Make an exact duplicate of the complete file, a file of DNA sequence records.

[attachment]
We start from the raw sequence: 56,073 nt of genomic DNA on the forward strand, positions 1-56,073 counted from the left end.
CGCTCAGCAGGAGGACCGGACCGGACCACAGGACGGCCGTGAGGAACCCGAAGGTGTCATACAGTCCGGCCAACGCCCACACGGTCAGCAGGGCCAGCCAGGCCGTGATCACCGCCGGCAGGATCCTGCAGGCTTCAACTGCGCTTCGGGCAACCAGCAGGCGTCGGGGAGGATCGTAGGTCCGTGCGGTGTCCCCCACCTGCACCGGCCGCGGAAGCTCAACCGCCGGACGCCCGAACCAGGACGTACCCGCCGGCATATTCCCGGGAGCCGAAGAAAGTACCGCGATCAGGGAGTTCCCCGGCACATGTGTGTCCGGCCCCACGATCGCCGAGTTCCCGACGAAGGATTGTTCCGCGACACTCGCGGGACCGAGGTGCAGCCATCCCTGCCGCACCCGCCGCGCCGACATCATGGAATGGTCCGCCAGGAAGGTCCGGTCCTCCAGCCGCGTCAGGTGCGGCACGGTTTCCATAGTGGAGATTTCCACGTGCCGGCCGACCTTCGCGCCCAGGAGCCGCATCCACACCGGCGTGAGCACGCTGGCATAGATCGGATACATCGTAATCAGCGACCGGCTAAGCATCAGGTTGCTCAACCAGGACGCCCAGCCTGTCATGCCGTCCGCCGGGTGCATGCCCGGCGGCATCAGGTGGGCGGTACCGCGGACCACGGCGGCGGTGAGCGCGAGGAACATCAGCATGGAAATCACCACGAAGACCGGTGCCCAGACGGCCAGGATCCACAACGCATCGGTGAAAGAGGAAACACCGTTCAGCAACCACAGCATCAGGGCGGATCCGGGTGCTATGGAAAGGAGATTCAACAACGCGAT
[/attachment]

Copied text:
We start from the raw sequence: 56,073 nt of genomic DNA on the forward strand, positions 1-56,073 counted from the left end.
CGCTCAGCAGGAGGACCGGACCGGACCACAGGACGGCCGTGAGGAACCCGAAGGTGTCATACAGTCCGGCCAACGCCCACACGGTCAGCAGGGCCAGCCAGGCCGTGATCACCGCCGGCAGGATCCTGCAGGCTTCAACTGCGCTTCGGGCAACCAGCAGGCGTCGGGGAGGATCGTAGGTCCGTGCGGTGTCCCCCACCTGCACCGGCCGCGGAAGCTCAACCGCCGGACGCCCGAACCAGGACGTACCCGCCGGCATATTCCCGGGAGCCGAAGAAAGTACCGCGATCAGGGAGTTCCCCGGCACATGTGTGTCCGGCCCCACGATCGCCGAGTTCCCGACGAAGGATTGTTCCGCGACACTCGCGGGACCGAGGTGCAGCCATCCCTGCCGCACCCGCCGCGCCGACATCATGGAATGGTCCGCCAGGAAGGTCCGGTCCTCCAGCCGCGTCAGGTGCGGCACGGTTTCCATAGTGGAGATTTCCACGTGCCGGCCGACCTTCGCGCCCAGGAGCCGCATCCACACCGGCGTGAGCACGCTGGCATAGATCGGATACATCGTAATCAGCGACCGGCTAAGCATCAGGTTGCTCAACCAGGACGCCCAGCCTGTCATGCCGTCCGCCGGGTGCATGCCCGGCGGCATCAGGTGGGCGGTACCGCGGACCACGGCGGCGGTGAGCGCGAGGAACATCAGCATGGAAATCACCACGAAGACCGGTGCCCAGACGGCCAGGATCCACAACGCATCGGTGAAAGAGGAAACACCGTTCAGCAACCACAGCATCAGGGCGGATCCGGGTGCTATGGAAAGGAGATTCAACAACGCGAT